Education without a shared language: dynamics of inclusion and exclusion in Norwegian introductory classes for newly arrived minority language students
Peer reviewed, Journal article
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- Department of Education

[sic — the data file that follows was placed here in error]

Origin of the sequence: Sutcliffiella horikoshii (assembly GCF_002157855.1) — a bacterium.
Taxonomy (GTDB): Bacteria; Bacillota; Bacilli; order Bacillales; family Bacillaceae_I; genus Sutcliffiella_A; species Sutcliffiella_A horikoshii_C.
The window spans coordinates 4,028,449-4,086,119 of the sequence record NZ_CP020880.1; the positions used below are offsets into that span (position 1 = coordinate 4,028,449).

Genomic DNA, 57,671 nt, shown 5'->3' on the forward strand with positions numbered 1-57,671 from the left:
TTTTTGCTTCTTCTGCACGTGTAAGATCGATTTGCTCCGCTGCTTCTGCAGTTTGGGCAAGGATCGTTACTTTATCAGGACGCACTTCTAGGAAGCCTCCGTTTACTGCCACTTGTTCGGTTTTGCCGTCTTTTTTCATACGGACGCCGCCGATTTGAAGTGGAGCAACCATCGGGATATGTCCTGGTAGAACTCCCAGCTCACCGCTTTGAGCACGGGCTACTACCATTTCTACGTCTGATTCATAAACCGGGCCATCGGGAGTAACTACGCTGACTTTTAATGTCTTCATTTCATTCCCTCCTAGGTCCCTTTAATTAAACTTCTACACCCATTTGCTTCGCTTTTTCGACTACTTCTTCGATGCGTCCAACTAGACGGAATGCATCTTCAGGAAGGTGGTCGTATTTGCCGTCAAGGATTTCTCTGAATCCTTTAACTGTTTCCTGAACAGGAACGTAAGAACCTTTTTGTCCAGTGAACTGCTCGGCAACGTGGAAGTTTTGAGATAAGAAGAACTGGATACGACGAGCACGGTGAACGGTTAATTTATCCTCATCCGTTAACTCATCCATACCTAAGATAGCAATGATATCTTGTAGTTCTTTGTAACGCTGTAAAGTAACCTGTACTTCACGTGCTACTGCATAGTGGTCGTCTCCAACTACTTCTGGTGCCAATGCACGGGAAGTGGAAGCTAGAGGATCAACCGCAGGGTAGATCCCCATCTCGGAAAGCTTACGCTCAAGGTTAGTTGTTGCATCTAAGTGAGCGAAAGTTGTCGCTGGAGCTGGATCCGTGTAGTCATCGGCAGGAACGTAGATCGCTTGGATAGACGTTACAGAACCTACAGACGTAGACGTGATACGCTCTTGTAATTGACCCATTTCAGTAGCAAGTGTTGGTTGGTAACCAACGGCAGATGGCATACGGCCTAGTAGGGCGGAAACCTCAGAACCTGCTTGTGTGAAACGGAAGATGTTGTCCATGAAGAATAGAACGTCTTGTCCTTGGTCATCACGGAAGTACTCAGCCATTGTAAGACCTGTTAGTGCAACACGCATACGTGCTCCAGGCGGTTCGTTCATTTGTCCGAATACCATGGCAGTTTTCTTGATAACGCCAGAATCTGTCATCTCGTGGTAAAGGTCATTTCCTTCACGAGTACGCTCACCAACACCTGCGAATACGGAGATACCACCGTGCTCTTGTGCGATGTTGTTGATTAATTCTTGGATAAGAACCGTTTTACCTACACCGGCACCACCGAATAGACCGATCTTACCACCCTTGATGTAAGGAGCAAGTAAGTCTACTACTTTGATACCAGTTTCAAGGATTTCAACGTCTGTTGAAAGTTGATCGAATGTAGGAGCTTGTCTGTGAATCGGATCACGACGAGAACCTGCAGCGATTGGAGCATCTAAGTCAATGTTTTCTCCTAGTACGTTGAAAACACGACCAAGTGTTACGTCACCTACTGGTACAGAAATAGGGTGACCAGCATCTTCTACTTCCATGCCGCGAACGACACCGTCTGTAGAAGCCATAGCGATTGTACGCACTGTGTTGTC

Based upon fieldwork in two upper secondary schools in Norway, this article offers an analysis of inclusion and exclusion processes for newly arrived minority language students. Minority language students are defined by policy as students who have a different mother tongue than the Norwegian and Sami languages, and students who are newly arrived in Norway are considered especially at risk for marginalisation. This article explores processes of inclusion and exclusion in two schools with segregated classes for this group, called introductory classes. The analytical framework is Niklas Luhmann’s theory of autopoietic social systems, where inclusion is defined as the requirements for participation set by a system, and exclusion accordingly as being unable to meet these requirements. The article displays different constellations of inclusions and exclusions for newly arrived students in the educational system: in school organisations, organisation-based interactions and informal networks of students. It will be showed that introductory classes erect several barriers towards newly arrived students’ inclusion, especially towards those students who are placed at the basic level of the schools’ hierarchy of performances. As a consequence of multiple educational exclusions, informal networks emerge as alternative socialities that include and exclude students on the basis of mother tongue.